Welcome to Pickering, the gateway to the North York Moors. This quaint town is a popular holiday destination for everybody that loves the great outdoors with all the activities you could ever think of getting up to on a jaunt to this part of North Yorkshire. From walking on the moors, exploring ancient castles, to cycling through forests, Pickering offers all those who come here a brilliant time. Why not stay in a self-catering holiday cottage in Pickering and discover for yourself how the locals live?
Our insider’s guide to Pickering helps you find the best places to eat and drink, learn about the town’s past and take in the most awesome beauty spots around the town.
We have fantastic holiday cottages all across the North York Moors National Park. Read our guide to discover even more places to go across the area...
If you were to go on a stroll with somebody who was born and bred in Pickering, what would they draw your attention to? Unlike a visitor, they’ve been around long enough to hear the stories, notice the mainstay details and small points of interest that the guidebooks may leave out. So, what can you find in and out of Pickering’s quirky town centre and beyond?
Take the 2-mile town walk which weaves its way past, down and around the town’s many curious edifices and outposts. Pick the Pickering Walking Trail up at the town library and you can see all the best-loved historic buildings in one fell swoop like Pickering Castle, Pickering’s three water mills, the GT Andrews designed railway station, Castle Gate, High Hall, Beach Hall, The Meeting House of Friends, The Old Cattle Market, the Market Cross, Kirk Theatre and the Beck Isle Museum. Pickering is a market town and you can pick up local fare and wares each Monday! To quote a local, the walk "takes as long as it takes." Why rush?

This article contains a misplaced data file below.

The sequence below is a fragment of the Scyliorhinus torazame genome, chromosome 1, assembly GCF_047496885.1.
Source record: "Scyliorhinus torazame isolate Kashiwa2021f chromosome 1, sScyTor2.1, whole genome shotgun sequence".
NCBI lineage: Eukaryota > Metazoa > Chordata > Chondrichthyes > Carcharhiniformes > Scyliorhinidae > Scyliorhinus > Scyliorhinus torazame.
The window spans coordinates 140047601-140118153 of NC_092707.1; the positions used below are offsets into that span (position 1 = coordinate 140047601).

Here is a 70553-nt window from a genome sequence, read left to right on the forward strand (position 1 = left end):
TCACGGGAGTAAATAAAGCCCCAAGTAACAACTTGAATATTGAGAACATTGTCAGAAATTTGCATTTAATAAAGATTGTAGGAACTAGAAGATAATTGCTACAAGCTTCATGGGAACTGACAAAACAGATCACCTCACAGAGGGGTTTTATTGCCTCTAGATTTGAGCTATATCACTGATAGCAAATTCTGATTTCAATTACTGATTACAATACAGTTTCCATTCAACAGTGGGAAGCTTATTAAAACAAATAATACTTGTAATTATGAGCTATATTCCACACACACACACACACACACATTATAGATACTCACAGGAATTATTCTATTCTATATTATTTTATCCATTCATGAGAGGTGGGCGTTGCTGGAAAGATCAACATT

Pickering Castle is the town’s ancient focal point and it has a suitably interesting yet potted history. The castle ruins are at the centre of Pickering and can be seen across town as it dominates a prime hilly position. Managed by English Heritage for a small entrance fee, you can walk around the heavily decimated walls of the 13th-century fortress. The stone castle was built for Henry II to replace a wooden motte-and-bailey fort founded by William the Conqueror. There is an on-site exhibition extolling the story of the castle’s varying fates and usages over hundreds of years.
One of the North of England’s most famous steam railways, the North York Moor Railway (NYMR) is an exciting prospect for those that love nothing better than stepping back in time and climbing aboard a good old-fashioned locomotive. The terminus is at Pickering so it’s an easy day out if you are staying in town; family film fans ‘keep ‘em peeled’ for Goathland Station which was used as a movie location in Harry Potter and the Philosopher’s Stone. Pickering Station has a distinctive roof structure that is actually quite magnificent. Train and architecture buffs will have seen the name GT Andrews at many Victorian stations up and down the country, Pickering’s station is a fine example of his style. Catch a train to the fascinating Cawthorn Roman Camps.